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The Vainakh people of the North Caucasus includes the modern Chechens and Ingush, who today predominantly practice Islam. Nevertheless, their folklore has preserved a substantial amount of information about their pre-Islamic pagan beliefs. The Vainakh practiced a unique pagan religion, which was a mixture of different cults, including animism and polytheism, familial-ancestral and agrarian and funereal cults. Nakh peoples worshiped trees and believed that they were the abodes of invisible spirits. Vainakhs developed many rituals to serve particular kinds of trees. The pear tree held a special place in the faith of Vainakhs.
Connections to the mythologies of other peoples
K. Sikhuralidze proposed the possibility that the peoples of the Caucasus region shared a single, regional culture in ancient times. Careful study of the Nakhian and Kartvelian mythologies reveals many similarities and supports this thesis.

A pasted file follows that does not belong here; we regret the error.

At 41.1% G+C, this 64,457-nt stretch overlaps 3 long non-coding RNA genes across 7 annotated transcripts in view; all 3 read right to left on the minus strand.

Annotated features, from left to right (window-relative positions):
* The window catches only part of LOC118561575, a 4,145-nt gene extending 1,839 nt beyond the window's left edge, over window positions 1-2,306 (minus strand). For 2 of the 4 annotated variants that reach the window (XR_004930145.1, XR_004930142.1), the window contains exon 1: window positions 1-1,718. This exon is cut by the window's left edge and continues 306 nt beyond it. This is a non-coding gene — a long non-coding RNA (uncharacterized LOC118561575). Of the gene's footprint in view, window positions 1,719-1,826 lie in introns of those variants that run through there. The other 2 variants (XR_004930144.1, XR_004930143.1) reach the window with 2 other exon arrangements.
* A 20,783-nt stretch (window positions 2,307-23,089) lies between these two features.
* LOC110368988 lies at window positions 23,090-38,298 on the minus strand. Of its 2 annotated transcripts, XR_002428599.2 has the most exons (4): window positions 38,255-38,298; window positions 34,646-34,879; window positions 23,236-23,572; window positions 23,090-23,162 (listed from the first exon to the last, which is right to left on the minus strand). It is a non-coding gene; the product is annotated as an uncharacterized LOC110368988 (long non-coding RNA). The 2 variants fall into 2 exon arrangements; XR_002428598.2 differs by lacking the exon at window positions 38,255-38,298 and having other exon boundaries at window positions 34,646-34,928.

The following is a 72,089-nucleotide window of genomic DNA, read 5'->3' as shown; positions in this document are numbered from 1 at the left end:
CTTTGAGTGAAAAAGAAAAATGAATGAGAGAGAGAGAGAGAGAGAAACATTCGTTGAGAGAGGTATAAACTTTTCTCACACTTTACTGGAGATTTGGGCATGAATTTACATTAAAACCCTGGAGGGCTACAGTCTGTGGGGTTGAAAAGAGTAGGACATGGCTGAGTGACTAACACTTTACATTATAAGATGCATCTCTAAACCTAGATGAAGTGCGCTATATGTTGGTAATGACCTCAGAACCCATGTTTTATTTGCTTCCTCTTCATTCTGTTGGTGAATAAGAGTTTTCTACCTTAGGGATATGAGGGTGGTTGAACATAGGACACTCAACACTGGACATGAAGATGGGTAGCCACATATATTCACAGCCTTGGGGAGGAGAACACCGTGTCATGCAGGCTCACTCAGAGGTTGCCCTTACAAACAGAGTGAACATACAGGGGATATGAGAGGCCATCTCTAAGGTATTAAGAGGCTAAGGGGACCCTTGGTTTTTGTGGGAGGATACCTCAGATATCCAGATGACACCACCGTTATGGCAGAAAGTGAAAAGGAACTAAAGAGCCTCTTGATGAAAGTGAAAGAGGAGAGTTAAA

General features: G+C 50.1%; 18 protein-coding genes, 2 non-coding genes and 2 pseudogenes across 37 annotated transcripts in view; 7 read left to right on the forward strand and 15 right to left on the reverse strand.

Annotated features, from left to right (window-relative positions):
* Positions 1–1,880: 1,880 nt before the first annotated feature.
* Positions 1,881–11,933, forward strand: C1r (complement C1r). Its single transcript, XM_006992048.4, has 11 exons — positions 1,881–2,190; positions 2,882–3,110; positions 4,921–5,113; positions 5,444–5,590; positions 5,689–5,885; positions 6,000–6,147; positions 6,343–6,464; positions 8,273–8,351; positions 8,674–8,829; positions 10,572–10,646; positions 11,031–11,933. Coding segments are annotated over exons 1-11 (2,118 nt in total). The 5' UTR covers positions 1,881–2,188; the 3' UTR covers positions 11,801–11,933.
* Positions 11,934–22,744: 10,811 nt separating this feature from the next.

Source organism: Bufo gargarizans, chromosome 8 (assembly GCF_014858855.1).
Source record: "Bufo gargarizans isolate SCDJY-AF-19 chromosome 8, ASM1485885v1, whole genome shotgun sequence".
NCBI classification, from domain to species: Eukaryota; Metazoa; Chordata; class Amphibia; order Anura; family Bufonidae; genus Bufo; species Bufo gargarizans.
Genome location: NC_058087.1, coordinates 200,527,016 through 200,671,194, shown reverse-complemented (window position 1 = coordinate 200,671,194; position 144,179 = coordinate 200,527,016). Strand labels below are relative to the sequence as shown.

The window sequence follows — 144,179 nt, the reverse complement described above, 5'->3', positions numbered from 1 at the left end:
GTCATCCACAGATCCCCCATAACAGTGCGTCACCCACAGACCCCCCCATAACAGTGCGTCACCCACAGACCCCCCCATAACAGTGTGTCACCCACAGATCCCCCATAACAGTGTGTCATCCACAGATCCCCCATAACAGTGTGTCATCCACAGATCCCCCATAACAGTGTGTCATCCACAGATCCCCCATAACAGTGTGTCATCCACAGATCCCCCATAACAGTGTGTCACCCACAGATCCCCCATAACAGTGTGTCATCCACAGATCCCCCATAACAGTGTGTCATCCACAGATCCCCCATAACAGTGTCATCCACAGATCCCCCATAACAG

Circassians and certain Indo-European groups
There were also many similarities that Vainakh mythologies shared with those of the Circassians (as the Circassian historian Amjad Jaimoukha notes frequently) but also those of the Greeks, the Italic, the Celtic (see respective subsection) and the Germanic peoples. There are many shared myths that all these peoples have.
However, among all these, Amjad Jaimoukha argues in his book that Chechen traditions were especially similar to Celtic traditions, despite the difference in language and location. Both shared a number of elements, including veneration of certain tree types (including, notoriously, a pine tree on the Winter Solstice; which later became adopted by the Catholic Church for Christmas) and lakes, festivals (Jaimoukha notes Halloween and Beltane), veneration of fire, and certain ghost related superstitions. Jaimoukha went further to state that there might (or might not) have even been a relationship between the Celts and the Vainakh, due to similarity of ancient mythology and ancient traditions. However, this latter hypothesis is not widely discussed.
- Deela or Dela. The supreme god. Creator of heaven and earth and man and woman.
- Hela. God of darkness.
- Deela-Malkh. The sun god. In honor of this deity Vainakhs organized festivals every year on December 25.